Author Topic: 20pf testing meter  (Read 2680 times)

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Offline gkmaia

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20pf testing meter
« on: April 21, 2019, 07:42:58 pm »
Is there any test gear capable of testing ceramic capacitors at the 2pf or 20pf range?

Lowest i could find so far were 200pf range.
 

Offline nctnico

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Re: 20pf testing meter
« Reply #1 on: April 21, 2019, 07:53:28 pm »
The very cheap 'xjw01 lcr bridge' from Aliexpress or Ebay has no problems measuring capacitances this low. Either way you will need an LCR meter with a 4 wire lead set.
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Offline TurboTom

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Re: 20pf testing meter
« Reply #2 on: April 21, 2019, 08:27:10 pm »
A kelvin (four wire) test lead set is not required for measuring low capacitances since their impedance at the typical test frequencies is rather high, so residual resitances don't contribute much to the measurement. What's more important is a rigid test set (i.e. a PCB with pogo pins or the like) that's going to be plugged directly into the LCR meter's sockets so the stray capacitance doesn't change when handling the DUT and it can be nulled out reliably. A set of kelvin leads with shielded wires but the typical gold clips will easily have a tolerance of the null reading of +-5pF, depending on the distance and orientation towards each other. Similar is valid for measuring low inductances but in this case, it's recommendble to use kelvin connection(s) right to the DUT.

Cheers,
Thomas
 
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Offline Mechatrommer

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Re: 20pf testing meter
« Reply #3 on: April 21, 2019, 11:14:20 pm »
$30 LC200A L/C Meter can go down to 2pF or lower easy.
Nature: Evolution and the Illusion of Randomness (Stephen L. Talbott): Its now indisputable that... organisms “expertise” contextualizes its genome, and its nonsense to say that these powers are under the control of the genome being contextualized - Barbara McClintock
 
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Offline bob91343

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Re: 20pf testing meter
« Reply #4 on: April 22, 2019, 03:57:59 am »
I have used a Q meter for this.  It resolves less than 0.1 pF.  My GR 1658 bridge resolves much less but the readings aren't so reliable.

The problem is that the capacitance of the fixture is important.  And simply putting the DUT into the fixture affects the strays.  That is where the Q meter shines, in that you can watch the effect of position of the DUT and decide just what it is you want to measure.  Also, it can measure over a very wide frequency range.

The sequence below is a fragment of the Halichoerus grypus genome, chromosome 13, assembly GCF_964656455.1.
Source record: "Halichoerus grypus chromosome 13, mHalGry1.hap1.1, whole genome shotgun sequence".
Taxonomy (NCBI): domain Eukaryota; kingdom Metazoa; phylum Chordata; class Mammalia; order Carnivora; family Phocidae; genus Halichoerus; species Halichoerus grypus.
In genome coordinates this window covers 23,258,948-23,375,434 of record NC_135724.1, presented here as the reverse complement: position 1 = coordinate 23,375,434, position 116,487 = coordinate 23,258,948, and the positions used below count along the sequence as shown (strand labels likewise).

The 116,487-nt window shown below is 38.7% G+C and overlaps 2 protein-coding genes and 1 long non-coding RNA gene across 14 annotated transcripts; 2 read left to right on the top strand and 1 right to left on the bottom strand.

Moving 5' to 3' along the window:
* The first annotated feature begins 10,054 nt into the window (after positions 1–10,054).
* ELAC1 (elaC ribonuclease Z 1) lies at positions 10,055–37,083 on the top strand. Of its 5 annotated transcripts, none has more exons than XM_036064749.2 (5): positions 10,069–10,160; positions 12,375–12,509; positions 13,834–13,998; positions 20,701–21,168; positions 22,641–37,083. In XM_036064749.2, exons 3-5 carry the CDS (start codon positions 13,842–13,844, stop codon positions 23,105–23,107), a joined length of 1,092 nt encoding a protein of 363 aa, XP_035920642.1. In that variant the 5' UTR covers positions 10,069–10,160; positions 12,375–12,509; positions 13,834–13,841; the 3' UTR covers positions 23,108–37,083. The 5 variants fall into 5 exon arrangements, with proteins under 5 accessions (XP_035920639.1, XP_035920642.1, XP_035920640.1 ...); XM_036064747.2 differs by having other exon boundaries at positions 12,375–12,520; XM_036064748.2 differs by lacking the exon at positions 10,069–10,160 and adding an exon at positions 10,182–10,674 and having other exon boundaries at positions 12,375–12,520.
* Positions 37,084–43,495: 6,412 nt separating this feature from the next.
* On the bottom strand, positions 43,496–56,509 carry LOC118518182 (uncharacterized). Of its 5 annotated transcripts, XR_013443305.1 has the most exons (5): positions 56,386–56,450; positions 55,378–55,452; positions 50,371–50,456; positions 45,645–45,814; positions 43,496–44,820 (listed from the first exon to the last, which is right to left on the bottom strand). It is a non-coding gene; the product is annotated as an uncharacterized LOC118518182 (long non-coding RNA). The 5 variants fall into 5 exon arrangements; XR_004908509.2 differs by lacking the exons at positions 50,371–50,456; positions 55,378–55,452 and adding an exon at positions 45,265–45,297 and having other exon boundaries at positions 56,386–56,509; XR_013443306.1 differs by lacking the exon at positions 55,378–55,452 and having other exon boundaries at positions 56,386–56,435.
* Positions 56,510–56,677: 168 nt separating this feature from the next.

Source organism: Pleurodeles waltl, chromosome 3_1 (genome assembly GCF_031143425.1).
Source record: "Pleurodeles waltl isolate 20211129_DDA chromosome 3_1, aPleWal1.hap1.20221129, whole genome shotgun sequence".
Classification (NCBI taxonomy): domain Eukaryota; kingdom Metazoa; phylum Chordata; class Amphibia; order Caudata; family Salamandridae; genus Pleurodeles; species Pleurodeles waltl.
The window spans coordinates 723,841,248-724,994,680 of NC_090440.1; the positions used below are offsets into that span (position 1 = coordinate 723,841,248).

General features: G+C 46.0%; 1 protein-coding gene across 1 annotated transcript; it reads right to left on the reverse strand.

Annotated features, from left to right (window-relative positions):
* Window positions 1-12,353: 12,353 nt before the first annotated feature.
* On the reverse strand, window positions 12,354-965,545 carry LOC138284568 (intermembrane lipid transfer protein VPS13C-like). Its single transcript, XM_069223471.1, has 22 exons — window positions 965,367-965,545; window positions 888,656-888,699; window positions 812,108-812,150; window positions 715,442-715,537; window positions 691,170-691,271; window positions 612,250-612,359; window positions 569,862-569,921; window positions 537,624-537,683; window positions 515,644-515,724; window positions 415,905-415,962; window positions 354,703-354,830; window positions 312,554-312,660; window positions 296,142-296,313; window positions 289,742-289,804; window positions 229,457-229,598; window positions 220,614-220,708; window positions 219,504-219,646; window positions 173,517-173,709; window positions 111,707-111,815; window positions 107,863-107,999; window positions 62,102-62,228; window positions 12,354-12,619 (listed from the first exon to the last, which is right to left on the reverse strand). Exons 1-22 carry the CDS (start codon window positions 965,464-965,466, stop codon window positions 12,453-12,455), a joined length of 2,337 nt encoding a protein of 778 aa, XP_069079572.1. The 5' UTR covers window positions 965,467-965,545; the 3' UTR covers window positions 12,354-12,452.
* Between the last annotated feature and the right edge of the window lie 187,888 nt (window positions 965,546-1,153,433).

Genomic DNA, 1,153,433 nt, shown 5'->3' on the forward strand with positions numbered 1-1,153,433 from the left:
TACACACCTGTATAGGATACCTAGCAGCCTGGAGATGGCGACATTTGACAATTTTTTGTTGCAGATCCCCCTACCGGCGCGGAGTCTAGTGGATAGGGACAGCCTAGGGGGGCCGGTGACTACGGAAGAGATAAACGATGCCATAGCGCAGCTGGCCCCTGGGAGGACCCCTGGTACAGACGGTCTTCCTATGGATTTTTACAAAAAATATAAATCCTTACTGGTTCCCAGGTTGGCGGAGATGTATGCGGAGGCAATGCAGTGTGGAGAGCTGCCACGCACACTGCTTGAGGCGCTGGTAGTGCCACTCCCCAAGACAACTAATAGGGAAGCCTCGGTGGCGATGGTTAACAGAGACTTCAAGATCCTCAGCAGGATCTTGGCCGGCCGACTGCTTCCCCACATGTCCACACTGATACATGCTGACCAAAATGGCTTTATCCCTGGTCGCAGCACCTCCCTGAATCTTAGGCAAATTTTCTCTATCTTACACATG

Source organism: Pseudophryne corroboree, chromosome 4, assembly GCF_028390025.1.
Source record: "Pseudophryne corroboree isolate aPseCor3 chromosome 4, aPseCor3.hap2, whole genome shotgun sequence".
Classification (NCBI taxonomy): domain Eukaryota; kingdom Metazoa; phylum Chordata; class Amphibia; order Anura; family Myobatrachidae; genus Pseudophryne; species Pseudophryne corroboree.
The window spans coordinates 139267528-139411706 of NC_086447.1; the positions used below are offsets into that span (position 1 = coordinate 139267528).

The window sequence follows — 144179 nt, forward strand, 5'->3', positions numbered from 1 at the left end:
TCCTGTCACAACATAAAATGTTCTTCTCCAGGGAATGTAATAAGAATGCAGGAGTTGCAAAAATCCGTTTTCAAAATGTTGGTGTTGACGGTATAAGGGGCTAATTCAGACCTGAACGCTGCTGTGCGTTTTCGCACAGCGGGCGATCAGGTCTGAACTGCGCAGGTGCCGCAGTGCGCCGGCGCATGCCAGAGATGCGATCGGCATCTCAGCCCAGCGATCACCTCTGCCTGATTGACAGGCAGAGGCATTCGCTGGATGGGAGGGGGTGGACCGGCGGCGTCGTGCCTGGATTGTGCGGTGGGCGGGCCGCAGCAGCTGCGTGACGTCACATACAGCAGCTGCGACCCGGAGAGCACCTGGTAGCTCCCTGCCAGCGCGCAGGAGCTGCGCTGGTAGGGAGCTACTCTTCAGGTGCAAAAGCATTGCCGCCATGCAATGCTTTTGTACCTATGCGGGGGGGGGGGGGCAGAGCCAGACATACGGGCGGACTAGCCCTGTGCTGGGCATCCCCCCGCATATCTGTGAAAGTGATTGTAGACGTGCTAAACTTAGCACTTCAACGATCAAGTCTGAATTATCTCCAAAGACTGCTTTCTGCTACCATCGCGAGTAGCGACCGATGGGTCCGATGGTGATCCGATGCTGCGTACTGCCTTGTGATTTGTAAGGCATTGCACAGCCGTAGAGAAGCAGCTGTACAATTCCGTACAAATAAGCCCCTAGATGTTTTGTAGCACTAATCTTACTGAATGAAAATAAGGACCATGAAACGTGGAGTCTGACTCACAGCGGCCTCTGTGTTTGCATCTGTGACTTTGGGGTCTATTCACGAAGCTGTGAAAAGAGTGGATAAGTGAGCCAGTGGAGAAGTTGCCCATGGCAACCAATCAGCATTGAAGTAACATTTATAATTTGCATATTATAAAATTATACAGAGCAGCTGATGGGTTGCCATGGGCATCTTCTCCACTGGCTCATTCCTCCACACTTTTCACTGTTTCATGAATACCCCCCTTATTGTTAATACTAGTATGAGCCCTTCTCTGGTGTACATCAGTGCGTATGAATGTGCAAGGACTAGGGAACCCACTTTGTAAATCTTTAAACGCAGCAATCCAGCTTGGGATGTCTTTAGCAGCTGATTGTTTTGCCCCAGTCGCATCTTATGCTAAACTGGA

Some like to connect one end of the unknown, make a measurement, then connect the second lead and subtract the two readings.  Not theoretically correct but still close enough for some purposes.

There are excellent papers written on this, many of them going back nearly a century.  GR made some capacitance bridges.  Later, HP did also.
 
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Offline TiN

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Re: 20pf testing meter
« Reply #5 on: April 22, 2019, 04:07:33 am »
HP 4263 LCR also have no problem with these capacitances.
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Offline BravoV

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Re: 20pf testing meter
« Reply #6 on: April 22, 2019, 04:22:20 am »
Most bench top LCR meters capable of resolving that range. Old Fluke PM6306 has resolution down to 0.01pF, but usually to get down to this resolution, attention is needed for the measurement techniques and also accompanied by the right supporting probes/cable/etc.
 
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Online kripton2035

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Re: 20pf testing meter
« Reply #7 on: April 22, 2019, 07:33:38 am »
romanblack made a special device for that purpose.
https://www.romanblack.com/onesec/CapMeter.htm
 

Offline WhichEnt2

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Re: 20pf testing meter
« Reply #8 on: April 22, 2019, 12:51:29 pm »
Once I used a usual avr transistortester to check some 5 to 27 pF ceramic and mica caps. Works well IMO.

Either way you will need an LCR meter with a 4 wire lead set.
I'd rather prefer very short leads connected to 2 pin socket for that purpose.
Short pieces, high value, small period, huge amount, long delay.
 

Offline Mechatrommer

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Re: 20pf testing meter
« Reply #9 on: April 22, 2019, 01:16:37 pm »
Either way you will need an LCR meter with a 4 wire lead set.
I'd rather prefer very short leads connected to 2 pin socket for that purpose.
the LC200A unit i mentioned can do calibration to zero capacitance with whatever setup used. so i guess longer cable can also be zeroed out, but i havent tried except with the 10cm leads that come with it.
Nature: Evolution and the Illusion of Randomness (Stephen L. Talbott): Its now indisputable that... organisms “expertise” contextualizes its genome, and its nonsense to say that these powers are under the control of the genome being contextualized - Barbara McClintock
 

Offline trobbins

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Re: 20pf testing meter
« Reply #10 on: April 23, 2019, 05:58:43 am »
Some general meter don't accurately measure below 100-200pF, but have resolution down to pF level.